A posting to Hungary as first secretary between 1989 and 1992, during “one of the most interesting periods of modern Hungarian history” just as the cold war ended, left a lasting impression on Dorey. He returned to Budapest in 2007 as British ambassador. In between, he served in Islamabad from 1996, during a period of political tumult in Pakistan, and moved to Hong Kong in 2000, where he experienced the aftermath of the 1997 handover to China, as well as “a stupendous view out over the South China Sea” from the family home.

Dorey says he hopes that living overseas has given him a greater understanding and tolerance of others. “If you’re not interested in meeting people then you shouldn’t be in the FCO. You can never get to the same level as locals but sometimes you can detect things locals miss because as an outsider you’re more motivated to get dug in.”

Built in 1910 in the style of an elegant colonial bungalow, the residence in Addis Ababa is surrounded by eucalyptus trees and lush gardens that play host to all manner of wildlife, including a large lumbering tortoise. Although it “can feel a bit like a hotel” due to constant functions and visitors, Dorey says it remains home for him and his wife, Alison, as well as for their three children — all in their twenties — when they visit.

The rooms are decorated with a variety of artefacts and paintings — some owned by the British government and others by Dorey and his wife. Many reflect the family’s travels: a small replica of Hong Kong’s Star Ferry; a Chinese wedding basket; charcoal sketches of camels and water buffalo in Pakistan. On the wall opposite, a large, brightly coloured Ethiopian painting depicts, in comic strip-like panels, Elizabeth II’s state visit to the country in 1965.

The main sitting room in the British embassy compound in Addis Ababa©Petterik Wiggers/Panos PicturesMain sitting room

The corridors are filled with historical references. An old black-and-white photographic print on a wall shows a bearded man in native dress, namely Captain Charles Tristram Sawyer Speedy, who was an adviser during the 1868 expedition to release Duncan Cameron. Sitting on his lap is Prince Alemayehu, the young son of Tewodros, who Speedy and his wife looked after following the emperor’s death at the end of the campaign.

Apart from that expedition and the period of Ethiopia’s communist Derg regime between 1974 and 1991, the “association between the UK and Ethiopia has been rather positive,” says Dorey. He points out that the UK was one of the first foreign countries to cement international relations with Ethiopia at the end of the 19th century, hence the present-day compound bequeathed by Emperor Menelik II in 1896. British forces played a dominant role during the liberation of Ethiopia from fascist Italian occupation during the second world war, adds Dorey, and the British Council has been active in the country for more than 70 years now. Ethiopia also remains the biggest recipient of British overseas aid, amounting to about £1.3bn over four years.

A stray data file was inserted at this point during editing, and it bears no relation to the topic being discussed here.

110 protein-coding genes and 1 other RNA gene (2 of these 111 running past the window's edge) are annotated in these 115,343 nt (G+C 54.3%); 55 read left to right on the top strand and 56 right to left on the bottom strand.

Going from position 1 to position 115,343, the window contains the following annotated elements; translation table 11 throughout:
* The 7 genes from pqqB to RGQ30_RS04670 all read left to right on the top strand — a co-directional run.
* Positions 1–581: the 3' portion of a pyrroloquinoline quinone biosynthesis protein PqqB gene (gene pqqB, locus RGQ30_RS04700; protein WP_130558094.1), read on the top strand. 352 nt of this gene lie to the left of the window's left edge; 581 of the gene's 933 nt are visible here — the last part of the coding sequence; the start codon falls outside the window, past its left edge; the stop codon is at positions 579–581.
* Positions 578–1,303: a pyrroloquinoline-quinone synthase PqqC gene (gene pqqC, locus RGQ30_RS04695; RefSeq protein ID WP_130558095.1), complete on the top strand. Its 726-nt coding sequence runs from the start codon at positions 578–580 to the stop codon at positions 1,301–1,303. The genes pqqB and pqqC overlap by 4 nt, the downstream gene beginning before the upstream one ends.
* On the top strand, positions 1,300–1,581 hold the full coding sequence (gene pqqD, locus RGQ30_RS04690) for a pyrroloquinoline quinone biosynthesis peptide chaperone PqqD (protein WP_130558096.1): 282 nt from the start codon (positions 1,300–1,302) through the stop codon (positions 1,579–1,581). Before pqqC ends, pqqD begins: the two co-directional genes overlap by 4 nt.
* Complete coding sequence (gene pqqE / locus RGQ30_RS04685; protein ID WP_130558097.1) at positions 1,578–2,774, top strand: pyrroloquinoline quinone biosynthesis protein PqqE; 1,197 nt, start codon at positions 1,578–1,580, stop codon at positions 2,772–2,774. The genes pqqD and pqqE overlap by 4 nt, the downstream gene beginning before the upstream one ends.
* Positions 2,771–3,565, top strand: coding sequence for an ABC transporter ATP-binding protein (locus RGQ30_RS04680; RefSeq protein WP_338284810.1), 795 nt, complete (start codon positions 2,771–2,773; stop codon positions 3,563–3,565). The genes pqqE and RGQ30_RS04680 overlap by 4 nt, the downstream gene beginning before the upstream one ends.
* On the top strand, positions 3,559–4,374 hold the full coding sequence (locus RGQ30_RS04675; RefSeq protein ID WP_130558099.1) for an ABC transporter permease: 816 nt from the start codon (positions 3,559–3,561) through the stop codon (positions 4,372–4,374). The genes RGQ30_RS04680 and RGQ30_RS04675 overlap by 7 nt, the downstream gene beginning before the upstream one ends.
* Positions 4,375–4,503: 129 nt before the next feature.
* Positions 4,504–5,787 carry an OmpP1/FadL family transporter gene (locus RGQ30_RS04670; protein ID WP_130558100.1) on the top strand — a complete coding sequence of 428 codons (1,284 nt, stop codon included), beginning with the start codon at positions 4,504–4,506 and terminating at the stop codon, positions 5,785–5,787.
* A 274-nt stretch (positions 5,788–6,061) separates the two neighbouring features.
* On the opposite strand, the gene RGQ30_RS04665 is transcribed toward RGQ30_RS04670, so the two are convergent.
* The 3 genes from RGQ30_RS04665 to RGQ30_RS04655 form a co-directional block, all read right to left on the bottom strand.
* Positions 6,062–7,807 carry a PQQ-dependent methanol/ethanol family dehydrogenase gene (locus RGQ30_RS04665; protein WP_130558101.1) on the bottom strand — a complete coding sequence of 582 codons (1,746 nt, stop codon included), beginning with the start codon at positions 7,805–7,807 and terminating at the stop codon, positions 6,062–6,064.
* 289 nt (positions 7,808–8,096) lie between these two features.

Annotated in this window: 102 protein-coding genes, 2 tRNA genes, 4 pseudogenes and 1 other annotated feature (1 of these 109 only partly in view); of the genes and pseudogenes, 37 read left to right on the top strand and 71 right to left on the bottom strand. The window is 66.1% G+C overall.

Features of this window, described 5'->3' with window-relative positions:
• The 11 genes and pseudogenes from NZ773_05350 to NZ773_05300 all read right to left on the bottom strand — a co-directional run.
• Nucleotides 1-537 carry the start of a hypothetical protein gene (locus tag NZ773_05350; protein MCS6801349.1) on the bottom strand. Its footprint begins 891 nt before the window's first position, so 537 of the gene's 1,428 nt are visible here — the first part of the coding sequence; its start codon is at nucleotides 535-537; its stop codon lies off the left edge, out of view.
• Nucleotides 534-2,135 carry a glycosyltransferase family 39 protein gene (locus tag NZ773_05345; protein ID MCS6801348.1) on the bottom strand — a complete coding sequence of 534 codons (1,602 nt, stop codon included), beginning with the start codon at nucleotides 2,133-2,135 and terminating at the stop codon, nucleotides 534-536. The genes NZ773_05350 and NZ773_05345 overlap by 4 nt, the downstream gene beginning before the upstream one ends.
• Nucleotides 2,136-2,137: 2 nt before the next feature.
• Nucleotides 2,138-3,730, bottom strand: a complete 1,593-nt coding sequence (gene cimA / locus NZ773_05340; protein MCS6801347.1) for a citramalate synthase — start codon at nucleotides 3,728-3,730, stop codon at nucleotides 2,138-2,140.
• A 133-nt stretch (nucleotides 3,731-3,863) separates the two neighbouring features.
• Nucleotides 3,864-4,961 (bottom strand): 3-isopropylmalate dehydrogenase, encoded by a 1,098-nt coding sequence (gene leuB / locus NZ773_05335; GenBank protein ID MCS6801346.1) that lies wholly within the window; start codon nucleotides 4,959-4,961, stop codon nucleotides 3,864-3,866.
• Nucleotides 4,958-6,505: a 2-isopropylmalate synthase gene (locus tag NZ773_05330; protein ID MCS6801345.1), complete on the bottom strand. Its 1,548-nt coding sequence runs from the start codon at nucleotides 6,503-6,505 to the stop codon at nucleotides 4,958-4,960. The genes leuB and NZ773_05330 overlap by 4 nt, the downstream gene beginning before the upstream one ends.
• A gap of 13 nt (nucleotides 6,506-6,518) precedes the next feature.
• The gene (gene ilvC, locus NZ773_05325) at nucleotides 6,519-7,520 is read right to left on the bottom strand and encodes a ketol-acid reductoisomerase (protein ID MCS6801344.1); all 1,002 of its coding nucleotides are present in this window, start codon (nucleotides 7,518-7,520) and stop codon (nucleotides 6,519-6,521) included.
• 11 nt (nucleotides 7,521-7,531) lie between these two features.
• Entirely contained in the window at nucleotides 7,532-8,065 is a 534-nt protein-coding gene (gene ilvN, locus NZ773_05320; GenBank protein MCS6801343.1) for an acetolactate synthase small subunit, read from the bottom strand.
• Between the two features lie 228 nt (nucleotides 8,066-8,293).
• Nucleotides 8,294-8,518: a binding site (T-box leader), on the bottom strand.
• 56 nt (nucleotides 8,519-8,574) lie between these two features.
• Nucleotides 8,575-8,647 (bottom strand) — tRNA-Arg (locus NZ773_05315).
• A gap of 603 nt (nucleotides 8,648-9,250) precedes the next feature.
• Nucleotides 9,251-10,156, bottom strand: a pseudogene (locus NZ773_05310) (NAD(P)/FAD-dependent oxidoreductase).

Library in the British embassy compound in Addis Ababa©Petterik Wiggers/Panos PicturesLibrary

To the sceptics who wonder why so much British money is being spent — the UK has pledged 0.7 per cent of its GDP to international aid — in distant places like Ethiopia, Dorey has some rejoinders. “If you are complaining about immigration, by giving people more chance of a life at home you will stem that immigration.” Most of Africa’s problems are rooted in poverty, he adds, and have the potential to impact the UK. “There’s a golden thread theory of how everything is interrelated: lack of education and jobs can eventually lead to terrorism — and we all pay.”

He acknowledges that successes are not easily achieved in Ethiopia, which remains hampered by many problems and bureaucratic hurdles. “But when you get a success it’s very rewarding.”

By now, the brilliant afternoon sunlight has faded. Outside the residence a Toyota land cruiser with a small Union Jack is waiting to take the ambassador to an evening function at the New Zealand embassy. “There’s enough going on to attend three events a night,” says Dorey. “Tonight I’m hoping to buttonhole an Ethiopian minister on an issue.”

An Ethiopian security guard wearing a blue beret lowers a Union Jack down a flagpole, folds it up and carefully carries it up the steps into the residence. “Trying to retain your personality in a space owned by the British government can be tricky,” says Dorey, who will leave Ethiopia at the end of 2015. “It’s important to have things that anchor you to home.”

Photographs: Petterik Wiggers/Panos Pictures